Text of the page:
Council seeks zoning reform rollbacks | groundbreaking LGBT senior housing | Whole Foods’ undisclosed location | SEPTA’s encouragement | voter turnout

Good morning and happy Friday, Streeters! 

The new zoning code has only been in effect since August, but City Council is poised roll back some of the new code’s most progressive ideas. Inquirer architecture critic Inga Saffron blasts the proposed legislation in her column today, casting Council’s moves as another clash between reform-minded “New Philadelphia” and the entrenched old guard. She writes: “Don’t be fooled: Council’s changes are aimed squarely at checking the urbanist agenda that New Philadelphia has been pursuing. Council’s intervention would compromise city plans for waterfront recreation paths, make it harder to contain Philadelphia’s insatiable appetite for parking, and, worst of all, sabotage the effort to simplify the development process – which was the whole point of rewriting the zoning code.”

Today construction will officially begin on the $19.5 million LGBT-friendly senior housing complex in the Gayborhood, reports the Daily News. The building will feature 56 apartments, 2,000 square feet of ground-floor commercial space, and a 5,000 square-foot courtyard for residents. Construction should be finished next December.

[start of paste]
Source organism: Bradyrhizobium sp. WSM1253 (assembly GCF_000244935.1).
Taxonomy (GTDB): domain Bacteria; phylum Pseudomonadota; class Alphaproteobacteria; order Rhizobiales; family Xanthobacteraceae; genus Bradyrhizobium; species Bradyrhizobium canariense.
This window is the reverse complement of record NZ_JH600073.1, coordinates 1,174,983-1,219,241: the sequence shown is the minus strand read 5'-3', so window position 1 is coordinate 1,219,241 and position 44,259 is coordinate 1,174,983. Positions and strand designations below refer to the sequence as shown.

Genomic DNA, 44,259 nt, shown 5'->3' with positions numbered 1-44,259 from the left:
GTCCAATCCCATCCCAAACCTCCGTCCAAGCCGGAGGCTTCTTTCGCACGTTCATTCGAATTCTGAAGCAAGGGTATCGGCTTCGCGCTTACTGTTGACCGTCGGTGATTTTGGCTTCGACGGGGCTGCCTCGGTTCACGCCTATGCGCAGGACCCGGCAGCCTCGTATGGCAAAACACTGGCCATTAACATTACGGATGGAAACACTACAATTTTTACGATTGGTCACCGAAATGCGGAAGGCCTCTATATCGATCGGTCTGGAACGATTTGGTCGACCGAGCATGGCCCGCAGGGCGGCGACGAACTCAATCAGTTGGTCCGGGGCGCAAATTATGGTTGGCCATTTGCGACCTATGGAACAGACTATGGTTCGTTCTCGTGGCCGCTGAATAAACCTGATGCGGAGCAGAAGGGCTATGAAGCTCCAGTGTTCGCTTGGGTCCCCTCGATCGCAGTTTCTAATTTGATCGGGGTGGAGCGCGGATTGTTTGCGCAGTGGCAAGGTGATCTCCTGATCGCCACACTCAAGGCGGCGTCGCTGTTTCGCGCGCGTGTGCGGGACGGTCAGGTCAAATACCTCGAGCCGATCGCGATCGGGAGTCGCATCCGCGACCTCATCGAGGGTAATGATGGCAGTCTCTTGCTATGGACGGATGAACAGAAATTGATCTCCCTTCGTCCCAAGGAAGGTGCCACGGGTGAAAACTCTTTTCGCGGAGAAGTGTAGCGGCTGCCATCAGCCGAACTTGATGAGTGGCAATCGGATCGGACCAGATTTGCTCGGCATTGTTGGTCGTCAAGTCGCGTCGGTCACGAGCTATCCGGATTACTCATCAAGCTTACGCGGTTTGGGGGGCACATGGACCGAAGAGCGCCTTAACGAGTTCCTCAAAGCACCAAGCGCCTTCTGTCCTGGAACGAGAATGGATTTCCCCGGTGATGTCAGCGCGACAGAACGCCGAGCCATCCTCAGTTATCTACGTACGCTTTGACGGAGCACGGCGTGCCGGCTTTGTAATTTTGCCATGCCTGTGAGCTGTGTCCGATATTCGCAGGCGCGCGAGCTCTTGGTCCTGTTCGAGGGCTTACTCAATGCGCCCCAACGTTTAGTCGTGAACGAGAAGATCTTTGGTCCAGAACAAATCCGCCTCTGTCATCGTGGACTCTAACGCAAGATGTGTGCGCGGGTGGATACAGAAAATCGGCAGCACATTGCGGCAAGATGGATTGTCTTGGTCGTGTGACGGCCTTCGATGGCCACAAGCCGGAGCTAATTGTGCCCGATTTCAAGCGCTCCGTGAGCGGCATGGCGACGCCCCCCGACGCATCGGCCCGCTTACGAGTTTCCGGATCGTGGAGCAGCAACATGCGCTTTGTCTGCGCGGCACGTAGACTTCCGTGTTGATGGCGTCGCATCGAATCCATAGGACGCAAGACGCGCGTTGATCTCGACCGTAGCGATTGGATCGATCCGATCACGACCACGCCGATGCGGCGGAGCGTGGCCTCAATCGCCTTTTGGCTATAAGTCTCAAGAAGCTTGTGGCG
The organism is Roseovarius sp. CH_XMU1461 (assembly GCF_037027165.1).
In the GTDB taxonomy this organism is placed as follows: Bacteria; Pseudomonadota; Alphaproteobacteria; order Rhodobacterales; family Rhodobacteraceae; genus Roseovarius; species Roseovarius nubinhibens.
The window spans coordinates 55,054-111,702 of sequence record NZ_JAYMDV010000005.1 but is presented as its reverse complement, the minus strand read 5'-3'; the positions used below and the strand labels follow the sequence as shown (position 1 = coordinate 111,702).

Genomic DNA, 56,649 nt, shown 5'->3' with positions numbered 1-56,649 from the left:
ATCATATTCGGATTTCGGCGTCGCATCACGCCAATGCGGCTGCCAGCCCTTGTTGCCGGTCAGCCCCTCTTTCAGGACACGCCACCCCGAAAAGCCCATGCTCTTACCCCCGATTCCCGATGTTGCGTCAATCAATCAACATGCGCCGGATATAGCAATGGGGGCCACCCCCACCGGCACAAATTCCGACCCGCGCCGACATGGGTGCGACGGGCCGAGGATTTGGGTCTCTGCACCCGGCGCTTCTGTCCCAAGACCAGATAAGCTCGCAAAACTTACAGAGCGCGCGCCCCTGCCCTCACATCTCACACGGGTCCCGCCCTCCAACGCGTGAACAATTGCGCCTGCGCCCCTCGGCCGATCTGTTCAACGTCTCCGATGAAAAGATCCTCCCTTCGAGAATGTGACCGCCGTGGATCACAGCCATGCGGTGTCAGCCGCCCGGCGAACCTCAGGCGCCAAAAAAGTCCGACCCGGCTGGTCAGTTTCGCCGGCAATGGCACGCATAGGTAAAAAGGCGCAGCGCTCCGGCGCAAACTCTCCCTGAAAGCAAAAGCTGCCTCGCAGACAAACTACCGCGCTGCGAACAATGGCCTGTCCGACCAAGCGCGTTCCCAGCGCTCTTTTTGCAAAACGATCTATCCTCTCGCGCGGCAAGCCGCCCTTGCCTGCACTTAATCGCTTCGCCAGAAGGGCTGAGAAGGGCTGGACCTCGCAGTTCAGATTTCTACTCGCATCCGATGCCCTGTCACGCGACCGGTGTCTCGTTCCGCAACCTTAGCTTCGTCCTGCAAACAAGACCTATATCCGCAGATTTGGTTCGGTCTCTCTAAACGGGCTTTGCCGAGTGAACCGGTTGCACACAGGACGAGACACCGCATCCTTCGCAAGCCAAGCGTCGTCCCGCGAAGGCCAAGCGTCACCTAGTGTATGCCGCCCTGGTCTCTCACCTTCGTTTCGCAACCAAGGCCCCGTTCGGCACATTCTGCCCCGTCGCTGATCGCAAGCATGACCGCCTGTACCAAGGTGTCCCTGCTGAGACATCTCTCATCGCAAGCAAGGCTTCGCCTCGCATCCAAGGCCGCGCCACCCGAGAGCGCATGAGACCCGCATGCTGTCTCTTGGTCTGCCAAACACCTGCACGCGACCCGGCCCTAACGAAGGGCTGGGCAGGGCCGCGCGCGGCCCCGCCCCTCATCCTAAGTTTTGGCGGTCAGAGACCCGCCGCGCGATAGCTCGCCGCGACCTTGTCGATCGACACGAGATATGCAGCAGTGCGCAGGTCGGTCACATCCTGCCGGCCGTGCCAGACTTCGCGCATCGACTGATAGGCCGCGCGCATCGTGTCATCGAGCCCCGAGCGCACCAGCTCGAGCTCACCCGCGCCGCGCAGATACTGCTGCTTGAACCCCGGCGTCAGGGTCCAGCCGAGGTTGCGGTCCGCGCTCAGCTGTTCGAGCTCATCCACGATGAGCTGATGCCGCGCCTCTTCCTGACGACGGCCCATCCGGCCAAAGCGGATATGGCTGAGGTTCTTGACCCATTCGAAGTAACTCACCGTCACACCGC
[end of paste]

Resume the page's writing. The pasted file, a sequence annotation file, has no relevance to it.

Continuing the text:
But where will the Callowhill Whole Foods store move!? The Inquirer reports that a confidentiality agreement means mum’s the word. Here’s what we know: Whole Foods has signed a lease with developer Neal Rodin to construct a 55,000 square foot store somewhere near the Art Museum. The huge store would sit above a huge underground parking garage, with 250 apartments above. The new store would open in 2017. UPDATED: The Business Journal reports that the new Whole Foods will be located at 22nd and Pennsylvania Avenue.

On Seta’s Broad-Ridge spur, LED displays have encouraging messages for commuters. In addition to the date and time, the signs might say: Great people do great things. or Set your thoughts to be your best. or Today is a good day to show respect.  NewsWorks reports that SEPTA’s control center started sending out the messages eight months ago “as a way to cheer up commuters having a bad day.” These messages can appear on any of SEPTA’s LED signs, but show up more frequently on the Broad-Ridge spur because there are fewer service updates.

Philadelphia’s voter turnout was about 60%, and in some wards President Obama received more than 99% of the vote, reports the Inquirer.


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